Expert knowledge use and deliberation in local policy making
2014 (English)In: Policy sciences, ISSN 0032-2687, E-ISSN 1573-0891, Vol. 47, no 1, 25-49 p.Article in journal (Refereed) Published
This article analyzes the extent to which public administrators make use of expert knowledge (i.e., research or evaluation reports) when they prepare policy advice, and the extent to which politicians deliberate on the information provided to them by the administrators. The study is based on original, quantitative data from local politics in Sweden. We find that expert-informed policy advice from the administrators and critical reflection by the politicians are more pronounced when there is a lot of public attention. Furthermore, administrators use expert information more when they operate in a context in which there are large political disagreements. However, politicians deliberate less on the administrators' policy advices in such environments. Thus, conflict seems to generate a pressure on the administrators to search for expert knowledge. But at the same time, within a context of political disputes, politicians make less effort to understand and critically reflect over the information provided to them by the administration, and are less inclined to change their opinions even if good arguments are presented to them. Thus, the empirical analysis indicates that what role expertise gets in policy making is very much a consequence of the local political environment.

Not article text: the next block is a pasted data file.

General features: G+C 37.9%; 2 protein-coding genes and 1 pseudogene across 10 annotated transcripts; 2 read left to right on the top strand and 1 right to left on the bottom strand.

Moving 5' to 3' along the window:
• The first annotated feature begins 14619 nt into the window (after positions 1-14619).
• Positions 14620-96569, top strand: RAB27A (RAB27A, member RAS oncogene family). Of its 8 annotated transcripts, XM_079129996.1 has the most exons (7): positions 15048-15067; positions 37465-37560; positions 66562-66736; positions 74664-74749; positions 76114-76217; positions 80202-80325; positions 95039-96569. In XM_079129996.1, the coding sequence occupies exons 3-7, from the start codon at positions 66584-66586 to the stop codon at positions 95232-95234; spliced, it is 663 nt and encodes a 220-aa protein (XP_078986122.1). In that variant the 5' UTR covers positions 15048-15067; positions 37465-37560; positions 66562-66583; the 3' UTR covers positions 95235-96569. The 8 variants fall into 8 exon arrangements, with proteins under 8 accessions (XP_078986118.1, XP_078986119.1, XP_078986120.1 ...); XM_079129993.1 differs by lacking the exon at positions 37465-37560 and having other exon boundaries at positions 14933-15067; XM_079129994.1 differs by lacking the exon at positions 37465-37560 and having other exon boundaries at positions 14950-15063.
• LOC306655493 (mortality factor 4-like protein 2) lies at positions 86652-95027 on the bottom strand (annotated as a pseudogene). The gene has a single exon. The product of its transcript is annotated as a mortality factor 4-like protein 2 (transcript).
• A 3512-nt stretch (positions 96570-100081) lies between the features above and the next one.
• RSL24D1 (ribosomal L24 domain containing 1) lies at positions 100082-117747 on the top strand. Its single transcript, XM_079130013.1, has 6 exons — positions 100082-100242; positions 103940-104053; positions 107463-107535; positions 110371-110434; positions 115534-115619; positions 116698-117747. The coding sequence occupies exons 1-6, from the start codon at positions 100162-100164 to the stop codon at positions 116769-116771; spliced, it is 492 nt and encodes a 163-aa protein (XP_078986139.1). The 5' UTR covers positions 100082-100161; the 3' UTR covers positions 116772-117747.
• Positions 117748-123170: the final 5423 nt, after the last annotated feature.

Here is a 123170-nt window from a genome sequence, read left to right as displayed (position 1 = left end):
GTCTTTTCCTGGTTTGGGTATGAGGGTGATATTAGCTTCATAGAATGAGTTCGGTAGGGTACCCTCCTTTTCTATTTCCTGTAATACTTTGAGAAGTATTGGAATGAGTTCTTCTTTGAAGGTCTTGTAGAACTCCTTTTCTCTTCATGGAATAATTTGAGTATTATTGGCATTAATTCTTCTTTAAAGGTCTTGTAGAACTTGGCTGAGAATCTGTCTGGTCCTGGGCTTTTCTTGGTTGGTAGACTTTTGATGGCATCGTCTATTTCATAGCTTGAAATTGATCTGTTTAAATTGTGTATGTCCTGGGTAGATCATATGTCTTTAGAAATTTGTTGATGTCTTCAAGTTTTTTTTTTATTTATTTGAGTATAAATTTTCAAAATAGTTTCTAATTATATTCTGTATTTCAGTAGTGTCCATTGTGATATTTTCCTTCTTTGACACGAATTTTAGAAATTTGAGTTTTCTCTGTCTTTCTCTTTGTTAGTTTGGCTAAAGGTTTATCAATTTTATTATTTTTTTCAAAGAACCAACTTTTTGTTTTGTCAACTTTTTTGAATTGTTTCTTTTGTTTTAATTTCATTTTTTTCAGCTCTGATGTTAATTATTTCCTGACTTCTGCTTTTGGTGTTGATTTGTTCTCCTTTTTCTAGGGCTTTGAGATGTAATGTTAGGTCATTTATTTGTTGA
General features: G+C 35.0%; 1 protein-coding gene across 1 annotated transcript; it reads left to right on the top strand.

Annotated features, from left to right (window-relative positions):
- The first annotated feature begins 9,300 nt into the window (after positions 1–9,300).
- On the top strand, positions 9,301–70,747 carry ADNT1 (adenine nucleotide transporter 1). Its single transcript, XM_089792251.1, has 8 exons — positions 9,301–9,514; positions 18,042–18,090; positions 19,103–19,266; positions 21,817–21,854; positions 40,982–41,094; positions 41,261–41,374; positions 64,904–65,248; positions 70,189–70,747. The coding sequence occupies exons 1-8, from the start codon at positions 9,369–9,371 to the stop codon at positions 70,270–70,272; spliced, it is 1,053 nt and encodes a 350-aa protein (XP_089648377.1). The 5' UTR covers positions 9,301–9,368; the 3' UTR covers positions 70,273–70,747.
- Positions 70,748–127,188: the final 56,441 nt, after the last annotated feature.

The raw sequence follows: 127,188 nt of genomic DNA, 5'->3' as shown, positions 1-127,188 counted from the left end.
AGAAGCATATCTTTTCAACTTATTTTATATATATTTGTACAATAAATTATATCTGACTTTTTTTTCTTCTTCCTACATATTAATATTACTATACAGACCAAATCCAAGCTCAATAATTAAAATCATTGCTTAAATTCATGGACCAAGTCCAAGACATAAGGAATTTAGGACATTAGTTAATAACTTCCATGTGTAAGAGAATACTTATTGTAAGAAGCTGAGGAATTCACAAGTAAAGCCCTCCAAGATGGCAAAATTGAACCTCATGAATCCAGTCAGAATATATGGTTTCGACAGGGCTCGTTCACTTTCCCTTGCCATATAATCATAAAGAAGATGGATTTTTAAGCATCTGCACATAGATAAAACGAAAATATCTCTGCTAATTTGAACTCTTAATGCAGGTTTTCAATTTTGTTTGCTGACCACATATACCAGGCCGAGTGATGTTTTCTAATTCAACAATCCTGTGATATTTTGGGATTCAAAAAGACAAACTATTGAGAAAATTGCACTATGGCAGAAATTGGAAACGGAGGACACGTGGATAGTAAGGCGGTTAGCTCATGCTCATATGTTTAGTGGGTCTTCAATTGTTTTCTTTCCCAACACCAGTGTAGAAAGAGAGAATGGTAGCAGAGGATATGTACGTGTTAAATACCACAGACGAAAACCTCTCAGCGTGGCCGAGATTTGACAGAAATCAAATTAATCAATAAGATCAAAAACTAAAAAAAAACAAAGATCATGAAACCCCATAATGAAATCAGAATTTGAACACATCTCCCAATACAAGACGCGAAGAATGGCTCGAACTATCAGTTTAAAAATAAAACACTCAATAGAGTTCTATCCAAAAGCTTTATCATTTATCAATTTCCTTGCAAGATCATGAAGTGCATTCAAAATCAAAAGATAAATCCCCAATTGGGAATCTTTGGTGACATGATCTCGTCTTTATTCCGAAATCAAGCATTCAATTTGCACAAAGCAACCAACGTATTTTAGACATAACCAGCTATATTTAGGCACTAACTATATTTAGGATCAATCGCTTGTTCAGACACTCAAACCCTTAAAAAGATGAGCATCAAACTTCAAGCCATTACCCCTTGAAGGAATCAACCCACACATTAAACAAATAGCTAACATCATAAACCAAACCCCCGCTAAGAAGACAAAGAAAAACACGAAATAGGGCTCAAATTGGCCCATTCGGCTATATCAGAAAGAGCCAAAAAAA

Place, publisher, year, edition, pages
2014. Vol. 47, no 1, 25-49 p.
Expert knowledge, Policy making, Political disputes, Public attention, Deliberation, Local government, Sweden
IdentifiersURN: urn:nbn:se:uu:diva-222405DOI: 10.1007/s11077-013-9182-1ISI: 000331643000002OAI: oai:DiVA.org:uu-222405DiVA: diva2:711593